Savile Row may be the heart of men’s tailoring in London, but Australian tailor Patrick Johnson, who recently added a showroom in the English capital to his burgeoning business (including four stores Down Under and one in New York), made a conscious decision to open in Fitzrovia’s Rathbone Place instead. ‘I have a lot of respect for English tailoring, but I’m very different,’ he explains. ‘I like being slightly off the beaten track.

Though not quite a fashion destination yet, the area brims with trendy eateries and galleries; Facebook will soon move its European HQ into a Make Architects-designed building down the road. ‘I think the area’s on a cusp,’ says Johnson. The choice of location befits the P Johnson brand, which is known for its relaxed approach – think lightweight fabrics, a fresh palette of beiges, creams and greys, and unstructured fits. Johnson’s suits are relevant to all contexts, seemingly designed to be casually thrown on in the morning, paired with light knitwear (today he is wearing a cream crewneck merino jumper of his own design) or perhaps a T-shirt, and lend themselves to mixing and matching. They are almost impossibly soft – ‘You should feel like you’re not wearing anything,’ he enthuses.

There’s also an ample amount of detail to enthral the suiting geeks. Take, for instance, the option of using high power magnets in place of buttons for fastening, or the addition of a light layer of canvas inside a flannel jacket to enhance comfort. ‘But we never harp on about that, because it takes the fun out,’ he says.

A trolley displaying P Johnson ties and solid travertine tea cups. Photography: Gabby Laurent

Most of what P Johnson does is custom tailoring, meaning that individual patterns are cut for each client. There are tailors at each showroom (in London, they work downstairs in an atelier that is almost twice the size of the retail space), though most of the work is done in Sartoria Carrara, a workshop in Tuscany that Johnson acquired around two years ago. The brand also offers knitwear, shirts and ties off the rack.

Given the focus on informality, one imagines that P Johnson’s clientele would be largely young and bohemian. Not necessarily, says Johnson. He describes his favourite client as ‘an older English guy who has had his suits made on Savile Row his whole life’, and is now looking for something more versatile as his work tones down. ‘I find those guys fascinating because they’ve had their experiments, found how they want to dress, and they’re very comfortable with themselves.’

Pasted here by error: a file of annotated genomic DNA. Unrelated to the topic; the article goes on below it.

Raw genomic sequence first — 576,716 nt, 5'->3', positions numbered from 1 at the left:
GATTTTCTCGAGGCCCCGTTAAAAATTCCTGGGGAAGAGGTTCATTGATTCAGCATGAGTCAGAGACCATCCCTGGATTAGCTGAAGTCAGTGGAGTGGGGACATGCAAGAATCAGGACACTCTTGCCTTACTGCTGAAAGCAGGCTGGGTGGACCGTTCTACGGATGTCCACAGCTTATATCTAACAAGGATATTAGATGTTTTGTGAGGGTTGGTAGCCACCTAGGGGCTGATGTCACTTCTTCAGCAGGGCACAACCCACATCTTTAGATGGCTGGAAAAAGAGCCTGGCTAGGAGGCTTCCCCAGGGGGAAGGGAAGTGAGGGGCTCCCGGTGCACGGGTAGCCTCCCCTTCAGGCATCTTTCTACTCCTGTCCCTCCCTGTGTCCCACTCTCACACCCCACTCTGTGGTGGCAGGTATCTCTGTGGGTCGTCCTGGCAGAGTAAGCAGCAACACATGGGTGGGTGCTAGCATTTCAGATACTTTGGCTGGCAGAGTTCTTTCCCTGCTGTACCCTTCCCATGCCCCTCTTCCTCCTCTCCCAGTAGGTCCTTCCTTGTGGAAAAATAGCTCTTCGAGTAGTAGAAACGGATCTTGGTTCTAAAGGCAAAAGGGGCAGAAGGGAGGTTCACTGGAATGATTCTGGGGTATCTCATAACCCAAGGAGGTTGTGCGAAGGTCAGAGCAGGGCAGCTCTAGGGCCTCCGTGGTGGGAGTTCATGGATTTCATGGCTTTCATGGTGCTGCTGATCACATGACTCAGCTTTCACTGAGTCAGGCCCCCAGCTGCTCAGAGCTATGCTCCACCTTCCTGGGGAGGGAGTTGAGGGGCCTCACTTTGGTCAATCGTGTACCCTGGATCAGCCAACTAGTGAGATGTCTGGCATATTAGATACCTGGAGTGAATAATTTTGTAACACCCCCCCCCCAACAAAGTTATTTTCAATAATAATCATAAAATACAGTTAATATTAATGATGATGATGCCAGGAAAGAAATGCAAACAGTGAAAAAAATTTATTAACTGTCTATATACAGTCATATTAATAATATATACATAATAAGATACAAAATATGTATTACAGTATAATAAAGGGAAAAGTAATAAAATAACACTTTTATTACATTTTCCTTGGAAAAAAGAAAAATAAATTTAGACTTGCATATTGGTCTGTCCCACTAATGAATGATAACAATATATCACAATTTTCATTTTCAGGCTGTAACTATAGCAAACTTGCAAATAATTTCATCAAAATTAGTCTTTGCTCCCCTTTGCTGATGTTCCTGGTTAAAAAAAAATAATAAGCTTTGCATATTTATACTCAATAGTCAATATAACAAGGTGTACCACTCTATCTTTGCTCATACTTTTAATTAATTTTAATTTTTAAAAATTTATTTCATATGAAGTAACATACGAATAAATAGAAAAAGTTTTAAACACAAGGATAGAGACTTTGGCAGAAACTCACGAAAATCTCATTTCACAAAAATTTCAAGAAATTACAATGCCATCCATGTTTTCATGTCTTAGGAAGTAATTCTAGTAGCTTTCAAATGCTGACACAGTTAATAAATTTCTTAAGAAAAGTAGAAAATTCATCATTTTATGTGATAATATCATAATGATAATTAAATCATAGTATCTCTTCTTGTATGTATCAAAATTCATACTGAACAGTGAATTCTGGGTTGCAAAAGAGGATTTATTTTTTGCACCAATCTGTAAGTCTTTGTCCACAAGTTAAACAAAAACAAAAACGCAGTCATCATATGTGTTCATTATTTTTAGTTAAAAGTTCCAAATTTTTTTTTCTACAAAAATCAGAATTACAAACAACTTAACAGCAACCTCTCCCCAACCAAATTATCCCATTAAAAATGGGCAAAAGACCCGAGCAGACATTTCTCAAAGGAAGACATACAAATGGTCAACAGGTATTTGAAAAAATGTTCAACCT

The new showroom, like all P Johnson boutiques, is by Johnson’s wife of six years, interior designer Tamsin. From a visual standpoint, it is very much in line with the clothing: simple, comfortable, and thoughtfully appointed. ‘We met in a pub in Notting Hill when we were students,’ says Johnson. ‘We’ve been together for a long time, so we’ve evolved our aesthetic together. She’s been the biggest influence on me.’

The walls are mostly populated with modern European art, with a focus on Spanish painter Antoni Tàpies, contrasting with an old Flemish tapestry that the couple purchased at an antique fair. The furniture selection is eclectic – a travertine table with a trapezoid top, sourced from eBay, sits at the centre of the space, surrounded by Le Corbusier chairs upholstered in beige leather. Adjacent, an impressive wooden dresser by Piero Portaluppi leans against the wall, its doors whimsically propped open by a pair of porcelain Chinese dogs to reveal the merchandise in its sliding drawers (probably three people a week come in and try to buy the piece, says Johnson).

There’s also a Cees Braakman cabinet and a trolley that Tamsin believes was designed by Adolf Loos. In a far corner is a screen that once stood in Tom Ford’s dressing room. The couple’s most cherished pieces, however, are a series of Brancusi-inspired mannequins handmade by Tamsin. Though the product of evening woodworking classes, they fit seamlessly with the rest of the space.

It’s the kind of environment in which one would like to linger and unwind. As the couple say, ‘We want people to come into our space and just chill.’

As originally featured in the September 2017 issue of Wallpaper* (W*222)

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